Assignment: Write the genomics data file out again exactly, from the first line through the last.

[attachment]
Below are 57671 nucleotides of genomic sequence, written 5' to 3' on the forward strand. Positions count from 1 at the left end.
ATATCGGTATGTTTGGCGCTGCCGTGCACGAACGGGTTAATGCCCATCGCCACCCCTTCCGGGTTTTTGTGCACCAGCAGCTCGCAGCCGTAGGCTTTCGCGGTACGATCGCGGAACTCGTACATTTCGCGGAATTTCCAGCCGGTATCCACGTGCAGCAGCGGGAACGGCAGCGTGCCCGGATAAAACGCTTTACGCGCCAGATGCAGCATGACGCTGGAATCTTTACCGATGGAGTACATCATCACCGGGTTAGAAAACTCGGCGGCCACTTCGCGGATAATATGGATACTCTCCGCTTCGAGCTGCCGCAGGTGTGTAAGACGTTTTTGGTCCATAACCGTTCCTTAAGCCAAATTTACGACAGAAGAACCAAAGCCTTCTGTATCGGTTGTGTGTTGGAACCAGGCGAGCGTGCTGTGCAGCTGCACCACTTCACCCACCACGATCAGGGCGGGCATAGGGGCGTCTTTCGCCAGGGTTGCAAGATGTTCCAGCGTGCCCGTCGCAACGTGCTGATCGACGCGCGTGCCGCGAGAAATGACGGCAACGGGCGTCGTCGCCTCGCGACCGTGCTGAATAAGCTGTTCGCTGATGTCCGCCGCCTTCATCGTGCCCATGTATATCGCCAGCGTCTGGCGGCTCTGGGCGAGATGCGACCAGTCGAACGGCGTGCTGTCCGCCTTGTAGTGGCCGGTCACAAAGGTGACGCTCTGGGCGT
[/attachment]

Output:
Below are 57671 nucleotides of genomic sequence, written 5' to 3' on the forward strand. Positions count from 1 at the left end.
ATATCGGTATGTTTGGCGCTGCCGTGCACGAACGGGTTAATGCCCATCGCCACCCCTTCCGGGTTTTTGTGCACCAGCAGCTCGCAGCCGTAGGCTTTCGCGGTACGATCGCGGAACTCGTACATTTCGCGGAATTTCCAGCCGGTATCCACGTGCAGCAGCGGGAACGGCAGCGTGCCCGGATAAAACGCTTTACGCGCCAGATGCAGCATGACGCTGGAATCTTTACCGATGGAGTACATCATCACCGGGTTAGAAAACTCGGCGGCCACTTCGCGGATAATATGGATACTCTCCGCTTCGAGCTGCCGCAGGTGTGTAAGACGTTTTTGGTCCATAACCGTTCCTTAAGCCAAATTTACGACAGAAGAACCAAAGCCTTCTGTATCGGTTGTGTGTTGGAACCAGGCGAGCGTGCTGTGCAGCTGCACCACTTCACCCACCACGATCAGGGCGGGCATAGGGGCGTCTTTCGCCAGGGTTGCAAGATGTTCCAGCGTGCCCGTCGCAACGTGCTGATCGACGCGCGTGCCGCGAGAAATGACGGCAACGGGCGTCGTCGCCTCGCGACCGTGCTGAATAAGCTGTTCGCTGATGTCCGCCGCCTTCATCGTGCCCATGTATATCGCCAGCGTCTGGCGGCTCTGGGCGAGATGCGACCAGTCGAACGGCGTGCTGTCCGCCTTGTAGTGGCCGGTCACAAAGGTGACGCTCTGGGCGT